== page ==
We have paid no cash dividends on our common stock to date and it is not anticipated that any will be paid to holders of our common stock in the foreseeable future. The terms of our existing credit facility restricts the payment of dividends without the prior written consent of the lenders. We currently intend to retain all future earnings to fund the development and growth of our business. Any payment of future dividends will be at the discretion of our board of directors and will depend on, among other things, our earnings, financial condition, capital requirements, level of indebtedness, statutory and contractual restrictions applying to the payment of dividends and other considerations that our board of directors deems relevant. Stockholders must rely on sales of their common stock after price appreciation, which may never occur, as the only way to realize a return on their investment.

Control by our executive officers and directors may limit your ability to influence the outcome of matters requiring stockholder approval and could discourage our potential acquisition by third parties.

As of March 31, 2021, our executive officers and directors beneficially owned approximately 51% of our common stock. These stockholders, if acting together, would be able to influence significantly all matters requiring approval by our stockholders, including the election of our board of directors and the approval of mergers or other business combination transactions.

The price of our common stock has been volatile and could continue to fluctuate substantially.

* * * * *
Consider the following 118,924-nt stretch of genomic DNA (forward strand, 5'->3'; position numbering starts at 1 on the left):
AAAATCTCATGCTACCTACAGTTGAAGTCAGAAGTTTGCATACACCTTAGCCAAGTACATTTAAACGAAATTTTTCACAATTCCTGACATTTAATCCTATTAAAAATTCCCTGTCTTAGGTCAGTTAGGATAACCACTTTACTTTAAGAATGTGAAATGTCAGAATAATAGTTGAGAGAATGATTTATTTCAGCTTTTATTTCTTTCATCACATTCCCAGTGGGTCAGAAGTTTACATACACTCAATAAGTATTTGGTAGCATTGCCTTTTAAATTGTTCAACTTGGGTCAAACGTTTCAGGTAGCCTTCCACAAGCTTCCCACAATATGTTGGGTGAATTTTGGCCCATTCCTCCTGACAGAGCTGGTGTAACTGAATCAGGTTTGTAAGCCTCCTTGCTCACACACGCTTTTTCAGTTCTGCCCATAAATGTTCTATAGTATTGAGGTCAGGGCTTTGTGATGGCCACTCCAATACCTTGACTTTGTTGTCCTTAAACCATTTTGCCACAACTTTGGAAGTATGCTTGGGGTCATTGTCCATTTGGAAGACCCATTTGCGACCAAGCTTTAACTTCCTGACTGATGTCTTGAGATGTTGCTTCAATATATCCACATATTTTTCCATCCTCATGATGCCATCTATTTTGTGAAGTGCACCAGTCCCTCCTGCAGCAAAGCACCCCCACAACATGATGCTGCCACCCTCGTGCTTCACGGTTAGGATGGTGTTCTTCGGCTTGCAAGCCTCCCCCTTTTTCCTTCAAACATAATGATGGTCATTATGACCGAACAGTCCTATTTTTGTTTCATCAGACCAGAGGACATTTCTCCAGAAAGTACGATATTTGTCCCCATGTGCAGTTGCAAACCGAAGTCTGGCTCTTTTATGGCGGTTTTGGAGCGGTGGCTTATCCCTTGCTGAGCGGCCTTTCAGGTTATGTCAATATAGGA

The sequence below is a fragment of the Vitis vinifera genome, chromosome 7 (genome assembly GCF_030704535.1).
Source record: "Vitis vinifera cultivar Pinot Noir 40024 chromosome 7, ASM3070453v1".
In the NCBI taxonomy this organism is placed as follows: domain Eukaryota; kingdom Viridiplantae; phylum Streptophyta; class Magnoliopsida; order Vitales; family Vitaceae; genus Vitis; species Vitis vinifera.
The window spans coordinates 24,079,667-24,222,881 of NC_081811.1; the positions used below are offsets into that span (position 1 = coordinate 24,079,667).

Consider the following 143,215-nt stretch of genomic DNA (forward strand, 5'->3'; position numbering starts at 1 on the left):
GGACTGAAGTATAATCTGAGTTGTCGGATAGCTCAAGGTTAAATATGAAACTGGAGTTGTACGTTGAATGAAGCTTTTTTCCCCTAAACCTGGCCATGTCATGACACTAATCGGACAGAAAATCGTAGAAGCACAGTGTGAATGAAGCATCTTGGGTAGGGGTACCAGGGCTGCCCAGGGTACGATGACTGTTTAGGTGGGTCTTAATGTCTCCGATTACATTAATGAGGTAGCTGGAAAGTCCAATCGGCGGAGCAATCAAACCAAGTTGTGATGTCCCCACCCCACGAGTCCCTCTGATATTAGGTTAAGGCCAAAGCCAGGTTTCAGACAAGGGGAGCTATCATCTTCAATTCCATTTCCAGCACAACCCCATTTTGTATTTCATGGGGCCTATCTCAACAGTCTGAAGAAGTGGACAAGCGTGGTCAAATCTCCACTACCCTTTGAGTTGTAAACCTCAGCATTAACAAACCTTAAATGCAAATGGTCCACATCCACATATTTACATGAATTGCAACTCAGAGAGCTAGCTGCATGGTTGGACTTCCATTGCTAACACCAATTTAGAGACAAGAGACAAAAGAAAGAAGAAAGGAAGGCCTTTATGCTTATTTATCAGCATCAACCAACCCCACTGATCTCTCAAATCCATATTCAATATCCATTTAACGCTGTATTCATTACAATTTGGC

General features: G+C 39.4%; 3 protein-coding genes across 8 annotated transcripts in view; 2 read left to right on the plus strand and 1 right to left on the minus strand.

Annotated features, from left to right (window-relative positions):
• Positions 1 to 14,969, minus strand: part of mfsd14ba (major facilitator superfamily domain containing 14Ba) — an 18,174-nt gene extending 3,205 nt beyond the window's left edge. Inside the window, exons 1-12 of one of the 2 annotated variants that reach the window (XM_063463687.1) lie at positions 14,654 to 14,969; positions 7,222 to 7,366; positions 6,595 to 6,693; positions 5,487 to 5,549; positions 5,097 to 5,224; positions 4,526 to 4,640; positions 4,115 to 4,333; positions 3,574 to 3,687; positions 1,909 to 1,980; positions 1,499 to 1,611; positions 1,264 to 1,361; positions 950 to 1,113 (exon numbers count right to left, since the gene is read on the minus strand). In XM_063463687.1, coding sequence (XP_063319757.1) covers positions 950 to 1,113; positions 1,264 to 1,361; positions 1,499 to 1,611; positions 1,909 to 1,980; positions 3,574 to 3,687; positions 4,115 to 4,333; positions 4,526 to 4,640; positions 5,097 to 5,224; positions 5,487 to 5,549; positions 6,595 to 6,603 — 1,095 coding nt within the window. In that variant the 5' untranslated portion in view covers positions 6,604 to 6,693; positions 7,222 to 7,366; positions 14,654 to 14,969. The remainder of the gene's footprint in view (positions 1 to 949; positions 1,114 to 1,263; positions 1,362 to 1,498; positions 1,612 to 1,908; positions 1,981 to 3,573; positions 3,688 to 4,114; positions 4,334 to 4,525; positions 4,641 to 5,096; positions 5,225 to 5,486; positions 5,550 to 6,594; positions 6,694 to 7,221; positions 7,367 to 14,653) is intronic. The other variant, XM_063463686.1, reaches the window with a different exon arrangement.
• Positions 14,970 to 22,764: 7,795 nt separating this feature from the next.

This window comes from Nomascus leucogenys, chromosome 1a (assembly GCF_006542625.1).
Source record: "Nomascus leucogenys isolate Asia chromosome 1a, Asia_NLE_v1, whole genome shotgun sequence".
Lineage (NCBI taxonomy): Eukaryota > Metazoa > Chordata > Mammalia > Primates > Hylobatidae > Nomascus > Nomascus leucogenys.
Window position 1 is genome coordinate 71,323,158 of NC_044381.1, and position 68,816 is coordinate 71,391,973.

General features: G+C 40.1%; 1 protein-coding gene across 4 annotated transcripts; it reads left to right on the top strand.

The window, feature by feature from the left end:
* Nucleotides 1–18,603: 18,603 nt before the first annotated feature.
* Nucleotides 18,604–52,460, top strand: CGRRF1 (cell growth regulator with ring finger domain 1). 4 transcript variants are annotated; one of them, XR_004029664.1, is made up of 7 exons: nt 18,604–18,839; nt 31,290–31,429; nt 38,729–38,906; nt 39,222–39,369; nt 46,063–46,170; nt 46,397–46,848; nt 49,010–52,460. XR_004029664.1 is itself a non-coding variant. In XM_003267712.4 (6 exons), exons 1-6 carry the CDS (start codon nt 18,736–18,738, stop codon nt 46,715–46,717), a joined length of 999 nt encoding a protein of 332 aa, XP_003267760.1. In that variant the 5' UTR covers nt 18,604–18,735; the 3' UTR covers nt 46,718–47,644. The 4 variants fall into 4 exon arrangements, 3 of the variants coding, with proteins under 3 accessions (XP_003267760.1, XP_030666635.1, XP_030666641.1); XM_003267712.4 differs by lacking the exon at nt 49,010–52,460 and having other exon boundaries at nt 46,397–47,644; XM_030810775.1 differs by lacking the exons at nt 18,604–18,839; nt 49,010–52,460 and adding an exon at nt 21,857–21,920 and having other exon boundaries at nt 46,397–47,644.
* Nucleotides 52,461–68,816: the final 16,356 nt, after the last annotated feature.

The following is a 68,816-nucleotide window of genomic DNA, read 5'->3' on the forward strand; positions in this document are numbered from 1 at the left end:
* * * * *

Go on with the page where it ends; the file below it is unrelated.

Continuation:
Mexco common stock is traded on the New York Stock Exchange’s NYSE American. The market price of our common stock has and could continue to experience volatility due to reasons unrelated to our operating performance. These reasons include: supply and demand for oil and natural gas; political conditions in oil and natural gas producing regions; demand for our common stock and limited trading volume; investor perception of our industry; fluctuations in commodity prices; variations in our results of operations; legislative or regulatory changes; general trends in the oil and natural gas industry; market conditions and analysts’ estimates; and, other events in the oil and gas industry.

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Many of these factors are beyond our control, and we cannot predict their potential effects on the price of our common stock. We cannot assure you that the market price of our common stock will not fluctuate or decline significantly in the future. In addition, the stock markets in general can experience considerable price and volume fluctuations.

Failure of the Company’s internal control over financial reporting could harm its business and financial results.

The management of Mexco is responsible for establishing and maintaining effective internal control over financial reporting. Internal control over financial reporting is a process to provide reasonable assurance regarding the reliability of financial reporting for external purposes in accordance with accounting principles generally accepted in the United States. Internal control over financial reporting includes maintaining records that in reasonable detail accurately and fairly reflect Mexco’s transactions; providing reasonable assurance that transactions are recorded as necessary for preparation of the financial statements; providing reasonable assurance that receipts and expenditures are made in accordance with management authorization; and providing reasonable assurance that unauthorized acquisition, use or disposition of our assets that could have a material effect on the financial statements would be prevented or detected on a timely basis.

ITEM 1B. UNRESOLVED STAFF COMMENTS

None.